Brace yourselves, Austin, TX. The latest projection from the Texas state demographer indicates the population of the Austin metro area will sail past 3 million in 2045. But the City of Austin’s demographer, Ryan Robinson, predicts that milestone will happen about 15 years sooner.
“I think we’ll bust through the 3 million mark by 2030,” Robinson tells the LawnStarter blog.
More precisely, Robinson expects the Austin area’s population to be 3,063,000 on April 1, 2030, meaning the five-county region actually would cross the 3 million threshold sometime in 2029.
The state demographer’s office envisions the Austin area not hitting the 3 million mark — 3,038,645, to be exact — until 2045.
For his part, Steve Murdock, director of Rice University’s Hobby Center for the Study of Texas and former director of the U.S. Census Bureau, says it’s possible for the Austin area to reach the 3 million milestone by 2030. However, he says, that won’t happen without the region’s population rising from a numerical (rather than percentage) standpoint much more than it did during the first 4¼ years of this decade.
Murdock says Robinson “is good at what he does, so he could be right, but it will take continuous robust growth” to climb to 3 million by 2030.
“The amount of redevelopment within the urbanized [Austin] region over the next 15 years will be nothing less than stunning.”
— Ryan Robinson, City of Austin demographer
So, why is there such an enormous gap between the state demographer’s prediction and Robinson’s prediction? Historically, Robinson says, the state demographer has underestimated population growth for the Austin metro area.
“So I guess I’d say that I am simply more bullish than the state demographer is,” Robinson says. He adds that going over the 3 million line by 2030 “is in no way crazy ambitious, but it’s certainly not conservative.”
The Austin area is on the road to 3 million residents.
Rafael Emmanuel González, a researcher in the Texas state demographer’s office, says his agency’s prediction for the Austin area’s population differs substantially from Robinson’s because the two rely on “entirely different” forecasting models. Robinson explains that the state demographer’s model heavily weights suburban growth, while his model attaches more importance to urban growth.
Robinson says the state demographer’s model “throws the brakes on population growth in Travis County out into the future, whereas I simply don’t think that will happen. The amount of redevelopment within the urbanized [Austin] region over the next 15 years will be nothing less than stunning.”
Nearly 50% Growth
If Robinson is right, the Austin area’s population in 2030 would be around the current population of the Tampa-St. Petersburg, FL, metro area. Looking at it from another angle, the Austin area essentially would tack on the current Honolulu, HI, metro area — with close to 1 million residents — between now and 2030.
The Austin area crossed the 2 million line for population in mid-2015, according to Robinson’s estimates. As of October 2015, the area’s population stood at 2,020,452, he says. If the region’s headcount reaches 3 million by 2030, that would translate into a 15-year growth rate of nearly 50 percent.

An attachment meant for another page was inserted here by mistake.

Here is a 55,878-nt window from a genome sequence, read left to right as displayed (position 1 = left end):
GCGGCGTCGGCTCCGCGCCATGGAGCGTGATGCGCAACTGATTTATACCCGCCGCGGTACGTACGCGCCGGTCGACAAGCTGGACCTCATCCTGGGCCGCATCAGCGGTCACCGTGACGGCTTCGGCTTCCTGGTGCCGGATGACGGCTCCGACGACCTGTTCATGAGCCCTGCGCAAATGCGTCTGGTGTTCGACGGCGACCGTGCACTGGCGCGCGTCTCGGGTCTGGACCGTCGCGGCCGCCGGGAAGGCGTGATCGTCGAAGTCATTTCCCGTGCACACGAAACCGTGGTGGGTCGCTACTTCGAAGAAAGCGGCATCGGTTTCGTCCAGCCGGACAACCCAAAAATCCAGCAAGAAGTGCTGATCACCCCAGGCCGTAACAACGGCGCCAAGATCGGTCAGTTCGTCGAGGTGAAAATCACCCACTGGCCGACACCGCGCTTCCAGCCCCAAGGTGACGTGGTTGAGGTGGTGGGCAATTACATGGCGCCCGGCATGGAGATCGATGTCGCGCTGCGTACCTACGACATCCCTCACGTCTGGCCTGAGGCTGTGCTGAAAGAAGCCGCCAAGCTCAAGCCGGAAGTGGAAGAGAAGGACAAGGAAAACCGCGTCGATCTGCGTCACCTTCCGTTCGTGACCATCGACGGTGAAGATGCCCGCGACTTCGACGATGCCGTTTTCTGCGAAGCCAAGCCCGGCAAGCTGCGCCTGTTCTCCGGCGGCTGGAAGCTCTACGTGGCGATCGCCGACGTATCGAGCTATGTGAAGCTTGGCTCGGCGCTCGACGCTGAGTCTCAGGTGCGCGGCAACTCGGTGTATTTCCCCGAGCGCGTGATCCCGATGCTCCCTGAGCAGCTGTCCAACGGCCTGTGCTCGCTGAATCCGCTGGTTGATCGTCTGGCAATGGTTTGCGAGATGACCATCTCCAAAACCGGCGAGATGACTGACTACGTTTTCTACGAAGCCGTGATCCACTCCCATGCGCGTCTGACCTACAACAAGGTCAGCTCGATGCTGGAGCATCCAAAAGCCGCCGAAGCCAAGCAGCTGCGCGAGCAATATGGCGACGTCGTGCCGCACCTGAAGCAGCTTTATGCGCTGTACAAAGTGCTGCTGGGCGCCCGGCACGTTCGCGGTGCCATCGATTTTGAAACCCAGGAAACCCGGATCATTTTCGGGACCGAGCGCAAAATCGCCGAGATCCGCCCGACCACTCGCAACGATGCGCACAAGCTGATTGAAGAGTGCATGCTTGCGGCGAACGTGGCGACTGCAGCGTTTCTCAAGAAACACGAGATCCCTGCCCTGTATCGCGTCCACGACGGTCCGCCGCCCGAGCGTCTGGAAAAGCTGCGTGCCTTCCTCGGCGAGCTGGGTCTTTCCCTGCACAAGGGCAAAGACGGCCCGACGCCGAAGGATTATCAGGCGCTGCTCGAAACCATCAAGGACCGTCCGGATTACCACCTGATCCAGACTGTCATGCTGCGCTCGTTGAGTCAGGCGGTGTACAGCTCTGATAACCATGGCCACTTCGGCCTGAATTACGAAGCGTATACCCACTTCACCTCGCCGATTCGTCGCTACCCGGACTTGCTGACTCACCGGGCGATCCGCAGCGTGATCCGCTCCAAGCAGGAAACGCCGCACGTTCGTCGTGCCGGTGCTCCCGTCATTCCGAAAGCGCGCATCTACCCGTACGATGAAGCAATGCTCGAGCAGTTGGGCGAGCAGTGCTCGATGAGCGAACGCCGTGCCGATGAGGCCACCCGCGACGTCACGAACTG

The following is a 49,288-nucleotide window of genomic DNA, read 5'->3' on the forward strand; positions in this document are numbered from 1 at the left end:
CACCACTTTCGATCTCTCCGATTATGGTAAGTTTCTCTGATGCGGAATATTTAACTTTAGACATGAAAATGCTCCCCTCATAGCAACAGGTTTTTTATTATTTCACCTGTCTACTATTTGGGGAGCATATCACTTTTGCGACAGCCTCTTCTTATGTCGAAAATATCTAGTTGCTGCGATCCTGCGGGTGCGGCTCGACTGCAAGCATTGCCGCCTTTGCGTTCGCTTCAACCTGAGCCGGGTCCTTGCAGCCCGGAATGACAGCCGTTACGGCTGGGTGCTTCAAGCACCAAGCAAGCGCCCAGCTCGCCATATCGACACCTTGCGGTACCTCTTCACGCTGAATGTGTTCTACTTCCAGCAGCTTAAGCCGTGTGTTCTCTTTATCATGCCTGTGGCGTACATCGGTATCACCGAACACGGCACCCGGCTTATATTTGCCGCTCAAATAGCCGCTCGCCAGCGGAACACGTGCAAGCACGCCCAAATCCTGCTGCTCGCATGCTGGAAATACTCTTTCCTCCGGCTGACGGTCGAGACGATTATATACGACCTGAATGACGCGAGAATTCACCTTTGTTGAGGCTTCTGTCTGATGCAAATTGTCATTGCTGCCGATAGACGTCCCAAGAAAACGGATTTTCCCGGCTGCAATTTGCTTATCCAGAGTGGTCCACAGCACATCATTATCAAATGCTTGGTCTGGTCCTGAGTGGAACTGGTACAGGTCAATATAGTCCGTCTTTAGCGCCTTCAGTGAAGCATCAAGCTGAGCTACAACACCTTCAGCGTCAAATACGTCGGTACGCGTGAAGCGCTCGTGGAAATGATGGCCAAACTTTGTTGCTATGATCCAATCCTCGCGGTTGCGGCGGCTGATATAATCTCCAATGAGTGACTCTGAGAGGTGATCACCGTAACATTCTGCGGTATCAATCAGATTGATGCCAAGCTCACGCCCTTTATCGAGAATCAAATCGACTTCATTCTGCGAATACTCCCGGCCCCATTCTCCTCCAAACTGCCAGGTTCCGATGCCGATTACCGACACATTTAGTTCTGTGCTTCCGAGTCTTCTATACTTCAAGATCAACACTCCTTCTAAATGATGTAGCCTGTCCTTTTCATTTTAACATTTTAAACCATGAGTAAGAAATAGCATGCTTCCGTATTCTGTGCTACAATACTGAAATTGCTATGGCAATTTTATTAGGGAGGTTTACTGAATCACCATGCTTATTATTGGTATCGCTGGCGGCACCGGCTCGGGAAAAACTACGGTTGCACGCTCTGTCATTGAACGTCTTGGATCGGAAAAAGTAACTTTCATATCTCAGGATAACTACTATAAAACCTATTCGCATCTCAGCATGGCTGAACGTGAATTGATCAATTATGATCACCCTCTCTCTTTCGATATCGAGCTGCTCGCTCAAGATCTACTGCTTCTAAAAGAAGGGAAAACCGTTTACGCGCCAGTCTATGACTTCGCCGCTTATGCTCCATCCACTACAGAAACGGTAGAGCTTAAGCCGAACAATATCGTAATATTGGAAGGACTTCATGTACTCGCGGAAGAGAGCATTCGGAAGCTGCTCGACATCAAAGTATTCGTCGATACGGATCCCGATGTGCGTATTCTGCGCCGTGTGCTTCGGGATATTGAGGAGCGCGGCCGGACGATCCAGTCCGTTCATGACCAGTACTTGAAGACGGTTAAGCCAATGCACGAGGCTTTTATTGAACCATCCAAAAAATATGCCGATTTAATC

As for Austin itself, Robinson predicts the city will jet past 1 million residents in 2020. That’s up from an estimated 900,701 residents in 2015. As of April 1, 2020, Robinson expects Austin’s population to be 1,002,763, meaning the city probably will pass the 1 million mark in January 2020.
To learn more about the Austin metro area’s ascent to 2 million, check out our blog post.
In addition to being bullish about the Austin area’s growth, Robinson throws water on the Texas Water Development Board’s forecast that the population of Fort Worth, TX, will exceed that of Austin by 2030.
“I used to be a little concerned about Cowtown catching us, but that won’t happen now,” Robinson says. “They were the fastest-growing large city in the country from 2000 to 2010 but that was largely the result of a massive annexation, and their growth rate since 2010 has been substantially below ours. We’ve since put quite a bit of daylight between us and that dusty, conservative, odoriferous municipality.”
Taking another jab at Cowtown, Robinson refers to Austin as Fort Worth’s “far prettier sister.”
If you take stock in the water board’s figures, Fort Worth is projected to leapfrog Austin to become the fourth largest city in Texas sometime between 2020 and 2030. Robinson calls that forecast “hilarious.”
“We’ve since put quite a bit of daylight between us and that dusty, conservative, odoriferous municipality.”
— Ryan Robinson, City of Austin demographer, taking a jab at Fort Worth
By the Numbers
Based on estimates from the Census Bureau, the population of Austin stood at 912,791 in 2014. That makes Austin the state’s fourth largest city — behind Houston, San Antonio and Dallas, and just ahead of Fort Worth.
In 2020, according to the water board’s forecast, Austin still would be in fourth place with 976,418 residents, and Fort Worth would remain in fifth place at 953,971. However, the water board predicts Fort Worth’s population in 2030 will be 1,206,920, ahead of Austin’s population of 1,153,977.
If the water board’s projections were to materialize, Fort Worth would push aside Austin as the fourth largest city in Texas and Austin would take Fort Worth’s old spot at No. 5. Houston would stay at No. 1, according to the water board’s forecast, with San Antonio still holding down the No. 2 spot and Dallas at No. 3.
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